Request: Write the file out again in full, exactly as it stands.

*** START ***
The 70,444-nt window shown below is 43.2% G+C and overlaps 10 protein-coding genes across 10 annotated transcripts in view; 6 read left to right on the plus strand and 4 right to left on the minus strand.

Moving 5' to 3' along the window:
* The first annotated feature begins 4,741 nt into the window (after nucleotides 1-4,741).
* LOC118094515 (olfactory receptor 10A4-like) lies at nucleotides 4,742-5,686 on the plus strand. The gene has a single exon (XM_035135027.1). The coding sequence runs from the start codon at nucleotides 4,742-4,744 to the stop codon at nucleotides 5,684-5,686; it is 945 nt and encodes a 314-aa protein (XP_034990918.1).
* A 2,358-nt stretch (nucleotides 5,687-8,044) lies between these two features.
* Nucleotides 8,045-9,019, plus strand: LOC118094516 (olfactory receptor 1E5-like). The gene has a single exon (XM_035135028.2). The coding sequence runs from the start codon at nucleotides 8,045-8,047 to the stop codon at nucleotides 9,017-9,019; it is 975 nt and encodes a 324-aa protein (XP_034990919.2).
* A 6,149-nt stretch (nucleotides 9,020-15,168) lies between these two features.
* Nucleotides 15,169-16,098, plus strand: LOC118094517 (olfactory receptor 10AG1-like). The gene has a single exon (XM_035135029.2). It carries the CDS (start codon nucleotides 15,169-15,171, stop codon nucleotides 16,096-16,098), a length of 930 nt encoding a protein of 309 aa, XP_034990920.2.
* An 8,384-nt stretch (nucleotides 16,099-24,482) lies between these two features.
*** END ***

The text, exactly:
The 70,444-nt window shown below is 43.2% G+C and overlaps 10 protein-coding genes across 10 annotated transcripts in view; 6 read left to right on the plus strand and 4 right to left on the minus strand.

Moving 5' to 3' along the window:
* The first annotated feature begins 4,741 nt into the window (after nucleotides 1-4,741).
* LOC118094515 (olfactory receptor 10A4-like) lies at nucleotides 4,742-5,686 on the plus strand. The gene has a single exon (XM_035135027.1). The coding sequence runs from the start codon at nucleotides 4,742-4,744 to the stop codon at nucleotides 5,684-5,686; it is 945 nt and encodes a 314-aa protein (XP_034990918.1).
* A 2,358-nt stretch (nucleotides 5,687-8,044) lies between these two features.
* Nucleotides 8,045-9,019, plus strand: LOC118094516 (olfactory receptor 1E5-like). The gene has a single exon (XM_035135028.2). The coding sequence runs from the start codon at nucleotides 8,045-8,047 to the stop codon at nucleotides 9,017-9,019; it is 975 nt and encodes a 324-aa protein (XP_034990919.2).
* A 6,149-nt stretch (nucleotides 9,020-15,168) lies between these two features.
* Nucleotides 15,169-16,098, plus strand: LOC118094517 (olfactory receptor 10AG1-like). The gene has a single exon (XM_035135029.2). It carries the CDS (start codon nucleotides 15,169-15,171, stop codon nucleotides 16,096-16,098), a length of 930 nt encoding a protein of 309 aa, XP_034990920.2.
* An 8,384-nt stretch (nucleotides 16,099-24,482) lies between these two features.